The Green Man and the union of the spirit and the earth

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"I accept that I am a part of this process- the process of merging the spirit into the earth- as most of us likely are. I have in the past had many dreams in which my body and the bodies of a few other individuals were covered completely in a layer of green leaves. I had no idea what this symbol indicated until I came upon information about The Green Man, a mythological character who arrives to resuscitate mankindís intimacy with the earth. In mythological pictures he is shown covered in leaves.

            I can therefore declare with awe and humility that we are not here to abandon the mystic flesh, but to exalt it. We are not here to be liberated from this realm, but to be liberated within this realm." (excerpted from OM, baby!, by Jack Haas)


Green Man

The Green Man

(artist unknown: if you are the artist, please contact me, and due credit will be given)



"...There are legends of him (Khidr) in which, like Osiris, he is dismembered and reborn; and prophecies connecting him, like the Green Man, with the end of time. His name means the Green One or Verdant One, he is the voice of inspiration to the aspirant and committed artist. He can come as a white light or the gleam on a blade of grass, but more often as an inner mood. The sign of his presence is the ability to work or experience with tireless enthusiasm beyond one's normal capacities. In this there may be a link across cultures, ... one reason for the enthusiasm of the medieval sculptors for the Green Man may be that he was the source of inspiration." ó William Anderson, "Green Man: The Archetype of our Oneness with the Earth"



I find the article below interesting, not necessarily due to its content, but because of its use of my name, Jack, and because of similar symbolism from some of my dreams, which I include in OM, baby!:


    "Another direction we can take when looking for the meaning behind the Green Man is to study the character known in England as 'Jack-in-the- Green'. This was a figure who joined the May-Day revels in the 19thC, becoming particular!y associated with the chimney sweeps who along with many other trades, used this national holiday as an opportunity to boost their lean income with a little begging. In return, they provided some entertainment of rowdy variety. This involved them dressing up in gaudy tinsels and ribbons, with blackened faces "like morris dancers" and performing a rough and ready dance around a Jack-in-the-Green to the music of shovels, sticks, drums, and whistles. The Jack was a man inside a conical framework of wicker covered with leaves. A small gap was left in this, through which the occupant could peer- very like some of the Green Man figures in the churches.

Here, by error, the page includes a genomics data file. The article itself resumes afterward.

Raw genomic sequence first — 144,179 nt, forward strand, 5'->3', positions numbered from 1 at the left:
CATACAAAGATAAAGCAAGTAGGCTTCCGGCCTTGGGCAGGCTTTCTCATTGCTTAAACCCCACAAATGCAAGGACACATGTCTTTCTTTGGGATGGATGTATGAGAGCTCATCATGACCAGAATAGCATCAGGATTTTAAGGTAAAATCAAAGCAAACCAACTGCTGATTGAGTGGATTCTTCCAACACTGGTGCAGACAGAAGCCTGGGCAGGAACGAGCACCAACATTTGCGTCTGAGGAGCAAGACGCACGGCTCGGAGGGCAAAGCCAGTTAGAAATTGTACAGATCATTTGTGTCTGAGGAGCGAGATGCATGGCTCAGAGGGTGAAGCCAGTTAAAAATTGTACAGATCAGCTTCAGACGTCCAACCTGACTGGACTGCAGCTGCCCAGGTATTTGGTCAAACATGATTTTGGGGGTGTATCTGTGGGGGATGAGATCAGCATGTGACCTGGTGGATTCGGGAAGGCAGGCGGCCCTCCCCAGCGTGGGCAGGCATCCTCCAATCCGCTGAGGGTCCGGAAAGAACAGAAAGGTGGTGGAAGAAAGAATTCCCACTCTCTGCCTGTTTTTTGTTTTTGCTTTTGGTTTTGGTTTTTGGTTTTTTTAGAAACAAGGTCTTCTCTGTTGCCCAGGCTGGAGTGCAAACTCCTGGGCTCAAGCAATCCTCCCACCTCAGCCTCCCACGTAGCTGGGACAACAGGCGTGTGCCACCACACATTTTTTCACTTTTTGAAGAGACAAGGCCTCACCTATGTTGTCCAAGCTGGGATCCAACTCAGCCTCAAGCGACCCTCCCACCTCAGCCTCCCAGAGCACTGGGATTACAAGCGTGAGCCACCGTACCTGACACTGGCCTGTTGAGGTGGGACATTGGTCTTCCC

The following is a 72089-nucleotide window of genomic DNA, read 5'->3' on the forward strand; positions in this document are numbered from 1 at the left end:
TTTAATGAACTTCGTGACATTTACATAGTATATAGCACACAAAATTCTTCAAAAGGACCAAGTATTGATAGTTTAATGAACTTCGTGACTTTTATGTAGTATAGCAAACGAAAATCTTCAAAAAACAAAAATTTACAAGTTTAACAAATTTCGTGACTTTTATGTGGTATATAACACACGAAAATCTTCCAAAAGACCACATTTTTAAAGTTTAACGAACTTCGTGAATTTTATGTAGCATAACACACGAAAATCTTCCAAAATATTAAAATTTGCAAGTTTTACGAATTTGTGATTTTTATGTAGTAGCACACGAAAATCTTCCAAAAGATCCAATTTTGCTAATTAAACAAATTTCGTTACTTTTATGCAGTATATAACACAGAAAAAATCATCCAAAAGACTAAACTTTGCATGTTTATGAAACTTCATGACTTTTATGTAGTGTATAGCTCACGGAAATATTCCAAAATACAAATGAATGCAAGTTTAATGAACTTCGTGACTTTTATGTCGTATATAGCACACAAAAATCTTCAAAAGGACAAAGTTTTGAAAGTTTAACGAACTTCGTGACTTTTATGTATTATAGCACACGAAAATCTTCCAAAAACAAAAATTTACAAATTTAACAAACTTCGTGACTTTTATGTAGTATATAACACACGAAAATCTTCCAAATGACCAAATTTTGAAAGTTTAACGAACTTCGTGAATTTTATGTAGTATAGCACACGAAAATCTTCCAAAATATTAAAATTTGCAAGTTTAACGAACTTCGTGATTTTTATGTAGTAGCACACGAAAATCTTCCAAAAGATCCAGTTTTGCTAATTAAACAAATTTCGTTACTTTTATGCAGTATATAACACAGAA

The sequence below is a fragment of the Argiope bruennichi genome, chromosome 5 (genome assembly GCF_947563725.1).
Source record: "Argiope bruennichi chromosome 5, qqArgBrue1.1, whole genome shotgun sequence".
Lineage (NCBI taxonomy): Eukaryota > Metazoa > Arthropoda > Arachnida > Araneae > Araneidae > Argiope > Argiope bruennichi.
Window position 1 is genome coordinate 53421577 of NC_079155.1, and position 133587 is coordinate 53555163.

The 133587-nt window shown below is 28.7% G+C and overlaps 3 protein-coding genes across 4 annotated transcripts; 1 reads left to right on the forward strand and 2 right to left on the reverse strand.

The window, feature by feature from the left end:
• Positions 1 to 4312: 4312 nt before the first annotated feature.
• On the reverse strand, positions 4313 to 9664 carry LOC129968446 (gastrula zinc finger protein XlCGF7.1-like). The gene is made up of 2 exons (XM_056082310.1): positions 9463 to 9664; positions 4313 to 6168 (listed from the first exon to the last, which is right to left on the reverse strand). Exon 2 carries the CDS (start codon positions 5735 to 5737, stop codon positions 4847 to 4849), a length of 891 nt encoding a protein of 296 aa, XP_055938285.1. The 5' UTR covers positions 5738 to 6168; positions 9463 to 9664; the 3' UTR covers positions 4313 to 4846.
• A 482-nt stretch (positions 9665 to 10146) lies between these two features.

The Jack had to be built by the sweeps. If any rival group of tradesmen appeared with one, a bloody fight often ensued. There were many complaints of the rowdy and drunken behaviour on May-Day, which my have been one factor in its eventual decline.

    At the turn of the century, however, he was rescued from these unseemly and common clutches to become the leading figure in many May Pageants organised by middle-class revivalists. Their pageants looked back to a distant "Merrie England", wholesome and pure, where everyone knew their place and was happy with their lot. Many "folk" activities were taken up with interest at this time, and many were in fact saved from decline. One such was the morris-dance.

    One of the few pieces of documentary evidence we have of the existence of the Jack-in-the-Green outside these 19thC sweeps' revels links him firmly with the morris. An account of Sir Humphrey Gilbert's third voyage to North America in 1583 includes a description of the "entertainments taken across the ocean for the solace of our people and allurement of the Savages". It goes on to describe the "cavortings of the morris dancers, hobby horse, and jack o' greens", which apparently went down well with the audiences.

    Whatever he was before he met the sweeps, and wherever he came from, he ended up as a symbol of the May - the traditional beginning of the Spring. This symbol of regeneration as part of the life-cycle again bring us back to the ideas behind the Green Man in church-carvings. While we cannot prove a direct historical connection between the carvings and the pageant-figure, it is apparent that they are connected. That the Jack-in-the-Green is more directly associated with the celebration of the life-force is argued in Sir James Frazer's massive work, The Golden Bough. He described the Jack as our own version of the typical leaf-clad mummer found throughout Europe. Though in England his history and meaning are unknown (no-one ever asked the sweeps!) similar figures in other parts of were certainly explained by their celebrants as being representations of the spirit or god of the yearly renewal of life.

    Whilst the study of architecture, folklore and anthropology can give us a clue to the Green Man's nature he has also inspired a more poetic approach to the nature of his mystery... "



    "The force that through the green fuse drives the flower
    drives my green age."

    Dylan Thomas


The Spirit and Flesh Sacred Texts Online Library: world religion and spirituality, including Buddhism, Hinduism, Christianity, Islam, Gnosticism, Alchemy, Paganism, and more.